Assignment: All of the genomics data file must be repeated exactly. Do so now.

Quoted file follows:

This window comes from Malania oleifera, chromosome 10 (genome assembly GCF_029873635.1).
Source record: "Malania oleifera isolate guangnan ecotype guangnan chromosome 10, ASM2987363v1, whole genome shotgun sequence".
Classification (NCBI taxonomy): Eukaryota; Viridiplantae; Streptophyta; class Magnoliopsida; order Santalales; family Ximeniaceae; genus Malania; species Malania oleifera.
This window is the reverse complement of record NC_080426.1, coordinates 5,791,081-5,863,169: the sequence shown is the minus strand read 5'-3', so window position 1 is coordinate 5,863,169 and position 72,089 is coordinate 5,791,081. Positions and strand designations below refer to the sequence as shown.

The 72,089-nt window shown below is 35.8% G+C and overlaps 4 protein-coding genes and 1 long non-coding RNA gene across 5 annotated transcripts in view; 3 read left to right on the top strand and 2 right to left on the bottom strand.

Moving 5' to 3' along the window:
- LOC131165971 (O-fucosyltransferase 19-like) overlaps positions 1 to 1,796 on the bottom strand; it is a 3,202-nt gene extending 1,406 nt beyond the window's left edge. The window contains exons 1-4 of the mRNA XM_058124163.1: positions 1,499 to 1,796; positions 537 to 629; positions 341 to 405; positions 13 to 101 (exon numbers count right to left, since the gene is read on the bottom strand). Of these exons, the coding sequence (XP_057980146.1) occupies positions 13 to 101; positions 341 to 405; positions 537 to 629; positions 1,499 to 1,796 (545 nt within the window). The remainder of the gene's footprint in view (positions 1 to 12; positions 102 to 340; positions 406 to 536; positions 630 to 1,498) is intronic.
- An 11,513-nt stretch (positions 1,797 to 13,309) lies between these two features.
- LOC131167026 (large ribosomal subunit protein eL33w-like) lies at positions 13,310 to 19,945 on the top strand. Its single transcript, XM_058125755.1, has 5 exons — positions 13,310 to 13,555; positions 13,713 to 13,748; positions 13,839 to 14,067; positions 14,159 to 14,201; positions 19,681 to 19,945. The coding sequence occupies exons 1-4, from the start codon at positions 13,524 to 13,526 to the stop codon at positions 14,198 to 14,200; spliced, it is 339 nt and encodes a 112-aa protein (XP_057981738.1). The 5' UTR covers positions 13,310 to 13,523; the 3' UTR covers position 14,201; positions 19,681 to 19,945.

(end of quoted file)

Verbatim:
This window comes from Malania oleifera, chromosome 10 (genome assembly GCF_029873635.1).
Source record: "Malania oleifera isolate guangnan ecotype guangnan chromosome 10, ASM2987363v1, whole genome shotgun sequence".
Classification (NCBI taxonomy): Eukaryota; Viridiplantae; Streptophyta; class Magnoliopsida; order Santalales; family Ximeniaceae; genus Malania; species Malania oleifera.
This window is the reverse complement of record NC_080426.1, coordinates 5,791,081-5,863,169: the sequence shown is the minus strand read 5'-3', so window position 1 is coordinate 5,863,169 and position 72,089 is coordinate 5,791,081. Positions and strand designations below refer to the sequence as shown.

The 72,089-nt window shown below is 35.8% G+C and overlaps 4 protein-coding genes and 1 long non-coding RNA gene across 5 annotated transcripts in view; 3 read left to right on the top strand and 2 right to left on the bottom strand.

Moving 5' to 3' along the window:
- LOC131165971 (O-fucosyltransferase 19-like) overlaps positions 1 to 1,796 on the bottom strand; it is a 3,202-nt gene extending 1,406 nt beyond the window's left edge. The window contains exons 1-4 of the mRNA XM_058124163.1: positions 1,499 to 1,796; positions 537 to 629; positions 341 to 405; positions 13 to 101 (exon numbers count right to left, since the gene is read on the bottom strand). Of these exons, the coding sequence (XP_057980146.1) occupies positions 13 to 101; positions 341 to 405; positions 537 to 629; positions 1,499 to 1,796 (545 nt within the window). The remainder of the gene's footprint in view (positions 1 to 12; positions 102 to 340; positions 406 to 536; positions 630 to 1,498) is intronic.
- An 11,513-nt stretch (positions 1,797 to 13,309) lies between these two features.
- LOC131167026 (large ribosomal subunit protein eL33w-like) lies at positions 13,310 to 19,945 on the top strand. Its single transcript, XM_058125755.1, has 5 exons — positions 13,310 to 13,555; positions 13,713 to 13,748; positions 13,839 to 14,067; positions 14,159 to 14,201; positions 19,681 to 19,945. The coding sequence occupies exons 1-4, from the start codon at positions 13,524 to 13,526 to the stop codon at positions 14,198 to 14,200; spliced, it is 339 nt and encodes a 112-aa protein (XP_057981738.1). The 5' UTR covers positions 13,310 to 13,523; the 3' UTR covers position 14,201; positions 19,681 to 19,945.